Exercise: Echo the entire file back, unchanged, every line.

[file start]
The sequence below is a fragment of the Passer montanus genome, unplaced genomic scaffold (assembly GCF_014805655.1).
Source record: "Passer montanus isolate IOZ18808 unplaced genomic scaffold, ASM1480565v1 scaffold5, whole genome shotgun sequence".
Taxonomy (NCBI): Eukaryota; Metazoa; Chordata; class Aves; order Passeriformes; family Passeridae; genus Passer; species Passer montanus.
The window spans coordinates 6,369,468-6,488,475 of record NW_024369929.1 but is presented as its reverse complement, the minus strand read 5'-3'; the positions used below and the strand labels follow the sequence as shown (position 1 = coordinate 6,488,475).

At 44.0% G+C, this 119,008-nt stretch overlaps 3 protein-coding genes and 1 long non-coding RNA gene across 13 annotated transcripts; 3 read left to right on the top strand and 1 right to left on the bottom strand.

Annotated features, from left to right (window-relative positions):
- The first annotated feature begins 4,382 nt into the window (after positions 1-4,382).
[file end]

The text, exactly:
The sequence below is a fragment of the Passer montanus genome, unplaced genomic scaffold (assembly GCF_014805655.1).
Source record: "Passer montanus isolate IOZ18808 unplaced genomic scaffold, ASM1480565v1 scaffold5, whole genome shotgun sequence".
Taxonomy (NCBI): Eukaryota; Metazoa; Chordata; class Aves; order Passeriformes; family Passeridae; genus Passer; species Passer montanus.
The window spans coordinates 6,369,468-6,488,475 of record NW_024369929.1 but is presented as its reverse complement, the minus strand read 5'-3'; the positions used below and the strand labels follow the sequence as shown (position 1 = coordinate 6,488,475).

At 44.0% G+C, this 119,008-nt stretch overlaps 3 protein-coding genes and 1 long non-coding RNA gene across 13 annotated transcripts; 3 read left to right on the top strand and 1 right to left on the bottom strand.

Annotated features, from left to right (window-relative positions):
- The first annotated feature begins 4,382 nt into the window (after positions 1-4,382).